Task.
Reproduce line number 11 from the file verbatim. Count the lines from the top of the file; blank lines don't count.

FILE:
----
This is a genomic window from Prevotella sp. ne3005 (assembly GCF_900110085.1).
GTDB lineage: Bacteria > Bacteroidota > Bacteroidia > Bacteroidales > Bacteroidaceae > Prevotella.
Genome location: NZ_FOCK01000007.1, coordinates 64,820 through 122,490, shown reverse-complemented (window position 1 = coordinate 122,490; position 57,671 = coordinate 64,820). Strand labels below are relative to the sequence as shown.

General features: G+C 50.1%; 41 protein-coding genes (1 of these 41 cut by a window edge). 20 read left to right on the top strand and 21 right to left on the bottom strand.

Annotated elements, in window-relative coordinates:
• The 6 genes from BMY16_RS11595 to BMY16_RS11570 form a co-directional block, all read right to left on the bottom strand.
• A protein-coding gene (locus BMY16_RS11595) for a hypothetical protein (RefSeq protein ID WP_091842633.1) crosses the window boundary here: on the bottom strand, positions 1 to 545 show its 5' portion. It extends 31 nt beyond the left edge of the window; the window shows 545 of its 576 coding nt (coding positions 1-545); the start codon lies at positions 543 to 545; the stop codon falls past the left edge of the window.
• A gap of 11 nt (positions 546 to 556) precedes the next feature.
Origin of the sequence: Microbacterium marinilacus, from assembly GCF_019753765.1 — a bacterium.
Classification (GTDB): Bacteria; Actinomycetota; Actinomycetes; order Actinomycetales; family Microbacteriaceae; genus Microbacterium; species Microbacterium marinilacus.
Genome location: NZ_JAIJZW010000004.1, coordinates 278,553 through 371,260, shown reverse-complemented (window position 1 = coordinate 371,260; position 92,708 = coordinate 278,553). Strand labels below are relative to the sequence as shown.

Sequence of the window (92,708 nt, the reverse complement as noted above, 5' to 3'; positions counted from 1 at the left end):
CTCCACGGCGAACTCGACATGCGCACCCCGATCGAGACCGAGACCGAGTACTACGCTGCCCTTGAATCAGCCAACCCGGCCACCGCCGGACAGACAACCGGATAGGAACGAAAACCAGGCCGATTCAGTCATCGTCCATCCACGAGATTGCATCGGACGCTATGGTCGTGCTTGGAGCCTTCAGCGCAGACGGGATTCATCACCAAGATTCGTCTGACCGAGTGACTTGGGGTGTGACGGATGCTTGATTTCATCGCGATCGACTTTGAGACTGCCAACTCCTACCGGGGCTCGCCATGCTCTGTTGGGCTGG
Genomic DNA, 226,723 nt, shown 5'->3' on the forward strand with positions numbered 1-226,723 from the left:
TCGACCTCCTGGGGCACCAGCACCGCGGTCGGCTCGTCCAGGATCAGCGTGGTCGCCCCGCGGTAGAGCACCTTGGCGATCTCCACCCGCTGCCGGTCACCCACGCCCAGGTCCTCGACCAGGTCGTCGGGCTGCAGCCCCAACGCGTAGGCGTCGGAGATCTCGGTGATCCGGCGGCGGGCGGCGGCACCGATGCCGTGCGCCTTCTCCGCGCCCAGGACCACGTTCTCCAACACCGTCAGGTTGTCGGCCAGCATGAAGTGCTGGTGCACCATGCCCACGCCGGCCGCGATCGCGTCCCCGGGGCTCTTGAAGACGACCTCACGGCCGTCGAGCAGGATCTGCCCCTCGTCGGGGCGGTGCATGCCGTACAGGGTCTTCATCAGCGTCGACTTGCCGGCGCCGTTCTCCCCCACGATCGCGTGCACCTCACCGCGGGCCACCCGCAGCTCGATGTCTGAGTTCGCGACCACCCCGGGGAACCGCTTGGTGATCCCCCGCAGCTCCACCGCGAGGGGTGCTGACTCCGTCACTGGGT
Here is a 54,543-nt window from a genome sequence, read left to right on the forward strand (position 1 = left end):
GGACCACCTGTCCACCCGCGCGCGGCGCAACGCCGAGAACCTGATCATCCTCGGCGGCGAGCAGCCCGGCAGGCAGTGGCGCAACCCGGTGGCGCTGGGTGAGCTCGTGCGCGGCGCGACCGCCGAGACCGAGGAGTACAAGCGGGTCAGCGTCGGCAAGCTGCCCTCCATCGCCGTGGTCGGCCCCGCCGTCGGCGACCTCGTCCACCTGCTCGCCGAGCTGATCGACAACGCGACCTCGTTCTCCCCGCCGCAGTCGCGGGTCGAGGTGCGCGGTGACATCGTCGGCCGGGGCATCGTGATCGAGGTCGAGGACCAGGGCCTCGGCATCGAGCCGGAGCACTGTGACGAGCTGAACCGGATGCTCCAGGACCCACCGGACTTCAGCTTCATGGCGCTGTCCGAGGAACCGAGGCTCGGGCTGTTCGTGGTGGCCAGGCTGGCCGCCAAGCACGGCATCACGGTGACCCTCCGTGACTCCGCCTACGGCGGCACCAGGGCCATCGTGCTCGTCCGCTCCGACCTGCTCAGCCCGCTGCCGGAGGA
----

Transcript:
Genome location: NZ_JAIJZW010000004.1, coordinates 278,553 through 371,260, shown reverse-complemented (window position 1 = coordinate 371,260; position 92,708 = coordinate 278,553). Strand labels below are relative to the sequence as shown.